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Discussion on: What is the worst question you have ever been asked in a job interview?

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pclundaahl profile image
Patrick Charles-Lundaahl

I feel like this is pretty fundamental, really. I've certainly brought these up in design discussions with my team at work before, and they're something I think about frequently in my hobby projects, as well.

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steelwolf180 profile image
Max Ong Zong Bao

Not really I think it's more of an opinion or best practices that the company might adopt. Which is similar to design patterns that might not be that common as well. Like you don't need it unless you are required to use it?

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pclundaahl profile image
Patrick Charles-Lundaahl

I mean, I suppose you're right in that you don't absolutely need them to write working software. But I think the same could be said about things like tests, or not littering magic numbers throughout your code. They aren't necessarily going to make your code work better now, but they've got a very high likelihood of making it more maintainable!

Anyway, I'm sorry you got stuck on that question! Regardless of the topic, getting stumped in interviews sucks.

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steelwolf180 profile image
Max Ong Zong Bao

Yeah I'm not against it for code maintainable sake. Which I will usually chuck it as a nice to have thing. Over something like clean code, pair programming and TDD.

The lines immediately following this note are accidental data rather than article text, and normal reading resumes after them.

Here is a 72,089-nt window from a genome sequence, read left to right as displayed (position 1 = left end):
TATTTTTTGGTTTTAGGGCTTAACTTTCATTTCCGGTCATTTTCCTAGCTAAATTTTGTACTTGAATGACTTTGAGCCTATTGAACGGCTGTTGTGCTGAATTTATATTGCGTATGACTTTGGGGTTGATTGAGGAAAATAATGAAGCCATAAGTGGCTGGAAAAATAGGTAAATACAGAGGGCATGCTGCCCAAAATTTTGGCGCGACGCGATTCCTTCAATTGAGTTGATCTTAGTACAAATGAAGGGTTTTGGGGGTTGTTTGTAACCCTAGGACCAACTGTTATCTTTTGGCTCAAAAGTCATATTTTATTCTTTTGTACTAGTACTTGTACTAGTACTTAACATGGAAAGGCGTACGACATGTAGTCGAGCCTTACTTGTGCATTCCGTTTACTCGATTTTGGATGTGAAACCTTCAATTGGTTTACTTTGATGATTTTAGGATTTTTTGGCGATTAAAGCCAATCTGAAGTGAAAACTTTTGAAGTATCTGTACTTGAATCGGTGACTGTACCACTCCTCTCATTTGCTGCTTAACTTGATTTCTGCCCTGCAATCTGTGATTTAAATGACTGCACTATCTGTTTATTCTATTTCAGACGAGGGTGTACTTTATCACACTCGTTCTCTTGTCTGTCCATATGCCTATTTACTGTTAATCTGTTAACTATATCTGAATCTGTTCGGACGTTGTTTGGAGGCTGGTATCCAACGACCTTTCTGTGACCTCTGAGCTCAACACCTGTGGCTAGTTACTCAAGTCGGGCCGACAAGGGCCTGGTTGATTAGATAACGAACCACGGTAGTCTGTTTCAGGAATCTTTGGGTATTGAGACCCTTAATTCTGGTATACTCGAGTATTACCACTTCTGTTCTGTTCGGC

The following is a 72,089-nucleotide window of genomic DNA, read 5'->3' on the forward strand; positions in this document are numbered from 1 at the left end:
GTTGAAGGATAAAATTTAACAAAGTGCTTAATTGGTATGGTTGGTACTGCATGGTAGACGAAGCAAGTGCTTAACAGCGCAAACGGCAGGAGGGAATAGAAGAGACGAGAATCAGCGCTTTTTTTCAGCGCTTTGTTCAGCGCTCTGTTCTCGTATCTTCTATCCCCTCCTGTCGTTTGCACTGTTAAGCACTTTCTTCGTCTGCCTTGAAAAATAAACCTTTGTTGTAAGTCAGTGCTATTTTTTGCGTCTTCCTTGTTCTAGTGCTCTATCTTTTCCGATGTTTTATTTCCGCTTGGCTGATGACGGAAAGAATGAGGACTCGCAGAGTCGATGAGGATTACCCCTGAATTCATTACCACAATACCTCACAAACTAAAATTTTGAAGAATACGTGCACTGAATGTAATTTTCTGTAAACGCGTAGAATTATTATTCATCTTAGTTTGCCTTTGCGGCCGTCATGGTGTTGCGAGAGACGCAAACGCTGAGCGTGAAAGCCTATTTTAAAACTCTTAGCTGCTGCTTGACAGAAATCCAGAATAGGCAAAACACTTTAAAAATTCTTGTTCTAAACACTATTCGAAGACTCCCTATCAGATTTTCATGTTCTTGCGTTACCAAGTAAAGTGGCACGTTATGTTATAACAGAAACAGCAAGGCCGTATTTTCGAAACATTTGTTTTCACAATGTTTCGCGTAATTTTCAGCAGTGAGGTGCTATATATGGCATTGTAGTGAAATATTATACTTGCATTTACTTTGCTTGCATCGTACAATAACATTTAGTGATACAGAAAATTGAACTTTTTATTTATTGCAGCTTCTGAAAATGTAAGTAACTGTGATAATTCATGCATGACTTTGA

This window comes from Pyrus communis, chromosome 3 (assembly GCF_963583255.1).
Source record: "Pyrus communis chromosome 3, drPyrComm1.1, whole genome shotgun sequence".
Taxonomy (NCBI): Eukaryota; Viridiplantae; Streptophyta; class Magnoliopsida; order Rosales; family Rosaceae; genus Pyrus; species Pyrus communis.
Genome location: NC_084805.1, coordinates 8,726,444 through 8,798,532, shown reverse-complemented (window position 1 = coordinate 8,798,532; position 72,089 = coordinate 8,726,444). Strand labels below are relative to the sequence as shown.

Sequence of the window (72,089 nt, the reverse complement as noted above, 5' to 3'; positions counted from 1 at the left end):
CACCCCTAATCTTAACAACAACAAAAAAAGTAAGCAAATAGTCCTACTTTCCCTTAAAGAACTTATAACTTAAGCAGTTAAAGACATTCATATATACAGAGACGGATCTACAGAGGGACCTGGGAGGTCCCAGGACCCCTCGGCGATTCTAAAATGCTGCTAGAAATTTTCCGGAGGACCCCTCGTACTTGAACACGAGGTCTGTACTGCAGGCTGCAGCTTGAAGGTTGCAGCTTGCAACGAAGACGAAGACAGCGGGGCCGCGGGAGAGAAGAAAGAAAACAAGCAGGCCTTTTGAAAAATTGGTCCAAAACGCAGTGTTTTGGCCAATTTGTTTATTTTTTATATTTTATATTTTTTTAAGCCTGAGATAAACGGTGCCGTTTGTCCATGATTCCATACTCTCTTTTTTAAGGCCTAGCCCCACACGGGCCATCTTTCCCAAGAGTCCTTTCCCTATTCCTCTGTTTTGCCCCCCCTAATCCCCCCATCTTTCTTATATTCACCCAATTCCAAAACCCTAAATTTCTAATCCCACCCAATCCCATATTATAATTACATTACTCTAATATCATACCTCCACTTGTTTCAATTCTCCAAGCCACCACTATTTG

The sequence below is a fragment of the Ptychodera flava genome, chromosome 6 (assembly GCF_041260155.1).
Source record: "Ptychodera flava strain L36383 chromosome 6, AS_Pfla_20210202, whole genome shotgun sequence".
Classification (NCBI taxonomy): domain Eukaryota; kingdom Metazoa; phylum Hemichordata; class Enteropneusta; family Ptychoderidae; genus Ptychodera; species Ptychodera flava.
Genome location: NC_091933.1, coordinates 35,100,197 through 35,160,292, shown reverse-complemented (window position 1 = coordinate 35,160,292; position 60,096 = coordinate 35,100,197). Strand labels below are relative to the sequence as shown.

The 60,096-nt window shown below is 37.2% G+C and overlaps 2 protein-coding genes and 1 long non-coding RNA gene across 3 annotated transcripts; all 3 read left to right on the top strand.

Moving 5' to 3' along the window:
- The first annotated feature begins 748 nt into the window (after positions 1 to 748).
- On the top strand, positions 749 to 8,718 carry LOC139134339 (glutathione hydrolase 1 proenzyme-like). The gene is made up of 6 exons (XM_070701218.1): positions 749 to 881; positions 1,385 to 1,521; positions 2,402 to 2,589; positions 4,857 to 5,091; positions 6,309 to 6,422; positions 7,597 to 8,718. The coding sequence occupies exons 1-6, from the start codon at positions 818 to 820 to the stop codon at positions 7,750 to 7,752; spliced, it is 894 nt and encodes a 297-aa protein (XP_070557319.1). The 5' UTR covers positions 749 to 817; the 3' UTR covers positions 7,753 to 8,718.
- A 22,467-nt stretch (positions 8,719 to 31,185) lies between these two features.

In fact it lead me in reading it more in depth to explore design patterns and SOLID more. It just makes me more smarter in future interviews to ask questions.

What are they are expecting for me roughly in a interview before I go for another one to prevent myself being caught off guard.

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pclundaahl profile image
Patrick Charles-Lundaahl

Hm. I feel like there are probably a pretty huge range of answers there, depending on who the interviewer is, what company they work for, and what department they work for (could be HR, a technical person from the prospective team, a technical person from a different team, a recruiter, etc.). I'm also not sure that I'm really the right person to answer - my interview experience is pretty limited. I have opinions on things like SOLID because I spend a lot of time thinking about, reading about, and practicing software engineering, both at work and in my free time. I've also worked in some pretty gross codebases, and I've seen what happens when people don't keep things organized and adhere to things like SRP.

My (limited) understanding is that interviewers are usually trying to gauge you on at least two axies:

  • Technical fit
  • Team/culture fit

Both of those have a pretty huge impact on how much value you're likely add to the organization.